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lukeprog comments on Why is Mencius Moldbug so popular on Less Wrong? [Answer: He's not.] - Less Wrong

9 Post author: arborealhominid 16 November 2012 06:37PM

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Comment author: lukeprog 18 November 2012 03:22:18AM 8 points [-]

If Condensed Moldbuggery is a sympathetic summary of his views like it appears to be, and if the one long post of his I read is representative, then Mencius Moldbug seems to be a very confused thinker, lacking in precision and curiosity.

Comment author: Konkvistador 18 November 2012 08:35:00AM *  9 points [-]

then Mencius Moldbug seems to be a very confused thinker, lacking in precision and curiosity.

In this he doesn't seem obviously worse than most of the political scientists, pundits or philosophers I've read. Politics is the mindkiller and all that. I'm much more interested in object level appraisal of his ideas.

Do you find anything in the summary interesting or correct? What do you find wrong? What do you find not even wrong? What you think about his map of how democracy works in practice? Namely that opinion making institutions bias public opinion in favour of opinion making institutions which translates into political power, while the actual operation and policies of government are mostly determined by civil servants rather than politicians. I'm interested in that primarily because I'm convinced it is correct and seek counterarguments. I'm also particularly interested in what you think about his arguments that the distinction between religion and ideology isn't as useful as is normally assumed since both operate under very similar memetic pressures, are transmitted in similar ways and even have similar adaptations (inbuilt fully general counterargument defences for example).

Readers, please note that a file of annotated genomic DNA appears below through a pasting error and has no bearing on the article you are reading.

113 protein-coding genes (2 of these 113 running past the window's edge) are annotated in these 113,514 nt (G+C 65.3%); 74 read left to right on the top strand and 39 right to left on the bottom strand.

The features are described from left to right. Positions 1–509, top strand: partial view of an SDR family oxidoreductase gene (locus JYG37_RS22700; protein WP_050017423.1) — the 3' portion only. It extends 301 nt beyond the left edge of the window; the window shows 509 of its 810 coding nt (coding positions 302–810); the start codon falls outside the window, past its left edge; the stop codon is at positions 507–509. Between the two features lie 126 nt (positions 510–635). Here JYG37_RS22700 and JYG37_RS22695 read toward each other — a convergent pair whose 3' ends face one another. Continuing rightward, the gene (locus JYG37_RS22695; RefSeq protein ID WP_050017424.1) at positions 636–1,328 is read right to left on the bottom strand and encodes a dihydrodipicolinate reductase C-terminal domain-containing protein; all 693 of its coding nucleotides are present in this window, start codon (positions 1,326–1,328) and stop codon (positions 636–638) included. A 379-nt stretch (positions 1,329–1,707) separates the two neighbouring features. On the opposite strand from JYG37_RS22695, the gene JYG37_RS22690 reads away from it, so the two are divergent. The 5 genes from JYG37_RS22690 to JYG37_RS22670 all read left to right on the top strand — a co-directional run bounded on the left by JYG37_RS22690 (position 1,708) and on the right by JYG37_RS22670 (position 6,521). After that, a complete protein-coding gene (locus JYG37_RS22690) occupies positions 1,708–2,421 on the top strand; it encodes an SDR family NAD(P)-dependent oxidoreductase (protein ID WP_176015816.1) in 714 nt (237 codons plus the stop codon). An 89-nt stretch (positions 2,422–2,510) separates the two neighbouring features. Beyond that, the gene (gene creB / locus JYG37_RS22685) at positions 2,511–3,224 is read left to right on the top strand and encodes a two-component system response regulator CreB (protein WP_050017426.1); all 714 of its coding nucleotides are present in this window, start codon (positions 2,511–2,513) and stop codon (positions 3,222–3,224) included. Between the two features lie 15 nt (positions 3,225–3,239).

Comment author: Konkvistador 21 November 2012 05:19:32PM *  7 points [-]

The problem with the Condensed Moldbuggery post is that it just states the outrageous opinions and omits the interesting-but-possibly-insufficient arguments for them which can cause the reader to mis-infer what the arguments must have been.

My original guess was that it isn't worth Eliezer's time to read Moldbug, but that's because it isn't worth Eliezer's time to form a good picture of politics, not because Moldbug doesn't help you form a good picture of politics. So I was surprised he had a formed opinion, the same argument applies to him not yet responding to say Michael's comment asking for specifics. I'm still hoping for it though.

From your previous comments I'm guessing you think a good picture of politics might be valuable. I'm interested in a good picture of politics as well. I just wanted to point out that I'm open to private correspondence if perhaps the bad signalling of such discussion is a concern, I don't mean to rush or coax out of you a response to my other up voted comment asking you for specifics.

Comment author: lukeprog 22 November 2012 12:33:07AM 3 points [-]

I think it's very, very difficult to get a good picture of politics, both due to human psychology and the intrinsic complexity and non-repeatability of the domain. It's almost certainly not worth my time to get a good picture of politics, because that would require my entire life. But if I wanted a good picture of politics, Mencius is very far down on the list of places I would look, given all the red flags his writing raises for me. If I wanted a good picture of politics I would start by hitting up Carl Shulman, Bruce Bueno de Mesquita, and lots of other sources. I would probably never even make it down to Mencius Moldbug.

Comment author: Zack_M_Davis 22 November 2012 01:36:11AM *  7 points [-]

very far down on the list of places I would look, given all the red flags his writing raises for me

Although as Steven Kaas suggested in 2007, some thinkers might be crazy and inaccurate overall (and thus rightfully raise lots of red flags), and yet also have a few genuine insights not easily found elsewhere: if the most all-around-reliable thinkers also make some systematic mistakes (perhaps ideologically- or culturally-motivated), then we would expect some fringe thinkers to have some good ideas simply because they're exploring regions of ideaspace that the more reliable thinkers are neglecting. (I'm not necessarily claiming this applies to Moldbug in particular; this comment is only to point out a consideration to be taken into account when constructing a list of who to read.)

Comment author: lukeprog 22 November 2012 02:13:42AM 7 points [-]